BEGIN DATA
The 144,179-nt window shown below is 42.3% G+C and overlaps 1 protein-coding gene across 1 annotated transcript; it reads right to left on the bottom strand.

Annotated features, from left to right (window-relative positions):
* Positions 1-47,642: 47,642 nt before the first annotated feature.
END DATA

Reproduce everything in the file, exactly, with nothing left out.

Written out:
The 144,179-nt window shown below is 42.3% G+C and overlaps 1 protein-coding gene across 1 annotated transcript; it reads right to left on the bottom strand.

Annotated features, from left to right (window-relative positions):
* Positions 1-47,642: 47,642 nt before the first annotated feature.